“Nick.” I gently shook his shoulder to wake him. “I’m going to class.” Silence. “…and then I’m heading over to Nikki’s, so I probably won’t see you until tomorrow…”
As far as I knew, he was working all night and would be gone before I got home. I waited for an answer, but there wasn’t one forthcoming. He grumpily pushed my hand from his shoulder and rolled away, shoving a pillow over his head. How sweet.
Quitting while I was still marginally ahead, I slipped quietly from the darkened room. Having had a quick weather-check out the kitchen window before breakfast, I’d felt confident in my outfit choice of shorts and a tee. Man, I loved hot weather.
However, it was still with some trepidation that I left the apartment, sunglasses ready in hand. The weather in this part of the world could be…temperamental.
Outside, the heat of the morning sun beat down on me, the sky a clear blue, and not a cloud in sight. My spirits were immediately lifted. In truth, I’d intentionally left earlier than was necessary. Abnormal behaviour for me, but it was time to finally bite the bullet and call my parents. I’d put it off for far too long until my guilt weighed heavily on me. I needed to clear my conscience. I needed to hear their voices, because along with my guilt, I missed them constantly. I’d never gone so long without any contact with them, and I didn’t like it. It felt unnatural.
I found an empty bench in a fairly secluded part of campus and sat down cross-legged, dropping my bag next to me. I twisted my hair up into a knot, ensuring the warmth of the sun hit the back of my neck. After what seemed like an excruciatingly long winter, I was in need of some vitamin D.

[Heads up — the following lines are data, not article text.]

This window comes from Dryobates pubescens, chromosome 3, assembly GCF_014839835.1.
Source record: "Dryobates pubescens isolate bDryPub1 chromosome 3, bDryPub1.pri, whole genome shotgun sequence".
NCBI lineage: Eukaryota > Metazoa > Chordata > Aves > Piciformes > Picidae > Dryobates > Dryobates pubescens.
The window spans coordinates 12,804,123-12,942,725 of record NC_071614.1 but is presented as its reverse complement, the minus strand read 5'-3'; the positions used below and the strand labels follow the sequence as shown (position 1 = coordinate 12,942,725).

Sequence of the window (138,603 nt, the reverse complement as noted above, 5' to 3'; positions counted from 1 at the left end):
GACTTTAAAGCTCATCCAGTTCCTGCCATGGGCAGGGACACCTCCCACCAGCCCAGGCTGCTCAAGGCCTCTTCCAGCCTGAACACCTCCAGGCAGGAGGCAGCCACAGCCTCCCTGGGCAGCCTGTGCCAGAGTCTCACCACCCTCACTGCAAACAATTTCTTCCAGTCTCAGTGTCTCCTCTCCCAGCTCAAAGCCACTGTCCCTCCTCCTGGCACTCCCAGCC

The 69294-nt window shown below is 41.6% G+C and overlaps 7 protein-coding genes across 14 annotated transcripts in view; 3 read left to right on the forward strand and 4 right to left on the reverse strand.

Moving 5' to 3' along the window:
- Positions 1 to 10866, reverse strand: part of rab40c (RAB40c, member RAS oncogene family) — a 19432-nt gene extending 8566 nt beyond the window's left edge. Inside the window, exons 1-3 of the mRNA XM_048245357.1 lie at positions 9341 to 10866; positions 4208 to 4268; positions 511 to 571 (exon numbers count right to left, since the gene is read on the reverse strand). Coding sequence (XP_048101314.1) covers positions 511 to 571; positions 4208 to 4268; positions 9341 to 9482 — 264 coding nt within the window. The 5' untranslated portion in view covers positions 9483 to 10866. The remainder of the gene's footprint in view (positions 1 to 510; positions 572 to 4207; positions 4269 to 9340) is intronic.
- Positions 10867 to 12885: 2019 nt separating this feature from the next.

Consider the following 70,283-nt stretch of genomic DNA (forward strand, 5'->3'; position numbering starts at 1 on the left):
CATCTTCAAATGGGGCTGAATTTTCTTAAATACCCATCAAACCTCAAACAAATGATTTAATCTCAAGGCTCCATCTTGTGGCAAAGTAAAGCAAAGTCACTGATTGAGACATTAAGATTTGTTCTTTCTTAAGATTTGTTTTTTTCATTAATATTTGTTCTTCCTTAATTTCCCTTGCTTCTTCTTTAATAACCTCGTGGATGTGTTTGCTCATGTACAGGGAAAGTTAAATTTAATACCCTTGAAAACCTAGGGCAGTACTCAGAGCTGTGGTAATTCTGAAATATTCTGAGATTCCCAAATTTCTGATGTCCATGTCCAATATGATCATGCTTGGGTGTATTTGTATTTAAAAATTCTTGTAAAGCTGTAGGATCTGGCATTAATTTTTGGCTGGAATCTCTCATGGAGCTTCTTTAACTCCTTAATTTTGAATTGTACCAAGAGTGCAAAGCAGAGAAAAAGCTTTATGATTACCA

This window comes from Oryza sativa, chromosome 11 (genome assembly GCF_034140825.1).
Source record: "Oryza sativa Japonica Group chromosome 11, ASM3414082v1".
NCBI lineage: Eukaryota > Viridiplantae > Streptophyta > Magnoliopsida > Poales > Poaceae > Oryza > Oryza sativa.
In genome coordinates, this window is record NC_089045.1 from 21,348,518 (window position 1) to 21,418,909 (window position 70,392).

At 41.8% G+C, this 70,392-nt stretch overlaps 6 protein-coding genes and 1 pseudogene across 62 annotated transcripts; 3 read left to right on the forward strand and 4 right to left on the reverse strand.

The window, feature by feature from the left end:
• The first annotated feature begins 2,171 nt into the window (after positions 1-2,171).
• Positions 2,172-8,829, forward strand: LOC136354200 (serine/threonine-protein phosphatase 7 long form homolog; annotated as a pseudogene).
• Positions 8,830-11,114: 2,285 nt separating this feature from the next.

The phone didn’t ring for long. My parents had probably been up for hours already. Also, judging by the almost desperate tone in her voice when she answered, my mother had had the phone close – probably in her pocket.
My shoulders hunched, the guilt spreading unbearably. I hated that I’d caused my parents misery. They didn’t deserve it, especially not when they’d already been through so much.
“Hey mum” I said weakly.
“Shannon” she repeated, her relief almost palpable.
“How are you?” I asked lamely, unable to think of a better segue, even as I winced at the awkwardness of it.
I was almost glad when she completely ignored my useless question. I knew she wasn’t alright…how could she possibly be okay?
“We’ve been so worried. If it weren’t for Nick…”
I sighed, adjusting my position on the bench. “I know, and I’m sorry. I just couldn’t…” I trailed off, unable to put into words any viable reason for not keeping in touch.
She didn’t give out, she didn’t get angry like she had the right to, but she didn’t tell me it was okay, either.
“Please don’t pull away from us now, Shannon. We need each other more than ever.”
The lump in my throat returned, my eyes beginning to sting. “I know; I’m just not sure what to do. I feel like my life has been turned upside down.” I paused, hating the soft sounds emanating from the phone that indicated my mother was crying. “Everything just seems so wrong, like it’s a nightmare I just can’t wake from.”
YOU ARE READING
The Movies Make It Look EasyTeen Fiction
Shannon moves to London, expecting the perfect College experience, but from Day One things don't go according to plan. Between a roommate that seems to hate her, a creep that she just can't seem to get rid of, and drama with her friends and famil...